The gospel according to Ben Carson

Introduced by Senator Jeff Sessions, Dr. Benjamin Carson spoke on Thursday this week at the National Prayer Breakfast to an audience that included President and Mrs. Obama up on the dais. Dr. Carson is a pediatric neurosurgeon who has lived a life of incredible accomplishment defying seemingly impossible odds. Watching the video, however, I couldn’t help but wonder if Dr. Carson might not have a greater contribution to make outside the field of medicine. The Wall Street Journal, for one, declares rather forcefully that he does.

Watching the video, I also couldn’t help but wonder what Obama was thinking. My guess is he was thinking: this is a dangerous guy. At a key point in Dr. Carson’s speech, Obama appears to check his Blackberry — just so you might not think he was overly impressed. Speaking truth to glower! (Here are seven more reasons to be impressed.)

Elizabeth Scalia usefully summarizes Dr. Carson’s remarks as follow:

After quoting [P]roverbs, he says some bold things, dares to criticize the repressive habit of self-censorship we have fallen into thanks to political correctness. “PC is dangerous,” he says, “it muffles people. It puts a muzzle on them and at the same time keeps people from discussing important issues while the fabric of this society is being changed…we need to start talking about things…”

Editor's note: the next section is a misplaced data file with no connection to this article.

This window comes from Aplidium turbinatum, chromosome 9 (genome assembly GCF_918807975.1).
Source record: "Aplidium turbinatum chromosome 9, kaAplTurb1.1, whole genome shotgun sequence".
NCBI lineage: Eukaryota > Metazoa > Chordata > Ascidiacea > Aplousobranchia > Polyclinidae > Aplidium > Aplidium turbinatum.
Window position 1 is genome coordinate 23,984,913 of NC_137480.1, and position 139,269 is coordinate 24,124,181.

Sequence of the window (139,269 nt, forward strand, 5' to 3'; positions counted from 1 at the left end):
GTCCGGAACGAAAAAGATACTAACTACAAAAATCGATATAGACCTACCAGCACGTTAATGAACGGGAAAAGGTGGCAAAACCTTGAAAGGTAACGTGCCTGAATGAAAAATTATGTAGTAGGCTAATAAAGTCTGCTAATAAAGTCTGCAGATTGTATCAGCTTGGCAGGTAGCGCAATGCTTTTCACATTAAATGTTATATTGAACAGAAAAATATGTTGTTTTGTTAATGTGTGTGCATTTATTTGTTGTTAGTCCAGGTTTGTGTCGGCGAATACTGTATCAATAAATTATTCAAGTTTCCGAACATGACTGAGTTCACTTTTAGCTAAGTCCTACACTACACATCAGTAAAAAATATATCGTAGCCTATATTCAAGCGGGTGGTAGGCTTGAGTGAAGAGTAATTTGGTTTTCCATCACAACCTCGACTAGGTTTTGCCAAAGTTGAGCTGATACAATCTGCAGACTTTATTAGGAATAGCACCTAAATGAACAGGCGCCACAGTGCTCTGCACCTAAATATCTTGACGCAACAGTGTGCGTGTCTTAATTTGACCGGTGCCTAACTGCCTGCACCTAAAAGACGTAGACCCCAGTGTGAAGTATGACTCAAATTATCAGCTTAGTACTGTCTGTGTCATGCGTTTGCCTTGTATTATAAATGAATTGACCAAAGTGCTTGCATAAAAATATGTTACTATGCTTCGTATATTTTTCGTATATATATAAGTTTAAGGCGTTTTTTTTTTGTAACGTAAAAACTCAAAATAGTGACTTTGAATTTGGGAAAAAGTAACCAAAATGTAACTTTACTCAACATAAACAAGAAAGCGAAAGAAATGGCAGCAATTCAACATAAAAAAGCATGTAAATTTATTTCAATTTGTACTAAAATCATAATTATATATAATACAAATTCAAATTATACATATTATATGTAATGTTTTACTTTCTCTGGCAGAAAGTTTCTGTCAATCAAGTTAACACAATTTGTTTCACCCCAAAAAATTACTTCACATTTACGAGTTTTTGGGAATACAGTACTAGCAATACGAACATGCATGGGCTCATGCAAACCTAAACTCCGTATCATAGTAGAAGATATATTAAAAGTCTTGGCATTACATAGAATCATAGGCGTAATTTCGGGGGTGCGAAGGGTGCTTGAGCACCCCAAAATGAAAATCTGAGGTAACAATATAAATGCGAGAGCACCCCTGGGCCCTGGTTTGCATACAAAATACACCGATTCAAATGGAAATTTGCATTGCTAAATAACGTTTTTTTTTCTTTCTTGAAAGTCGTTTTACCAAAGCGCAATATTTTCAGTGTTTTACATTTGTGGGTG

He talks about coming up from poverty: he is the son of a poor, illiterate mother (herself one of 24 children) who was himself a “bad student” — [referring to a point she makes earlier in her post] the sort of kid California might decide needn’t be expected to learn Algebra. He talks about the need to disenthrall ourselves from ideological fervor so intractable that it would rather the wrong thing than the right, if it means a “win” for “the party.”

He says it all right in the face of the people who really need to hear it, but we all do. Do yourself a favor and watch. Benjamin Car[son] is a man of science and a man of faith; he puts the lie to the inane idea that the two are mutually exclusive, and suggests that balance is still possible.

Ms. Scalia omits Dr. Carson’s thoughts on health care reform from her summary (“there’s nobody talking about death panels”), which are also noteworthy. In any event, as Ms. Scalia says, the man has a message we all need to hear.

UPDATE: Dr. Robert Hartzler writes to add: “Ben Carson’s book Gifted Hands is worth noting in Scott’s post on his speech. I read it when I was about 10 years old and it inspired me to become a surgeon. He has a great life.” The film version starring Cuba Gooding is also available on DVD.

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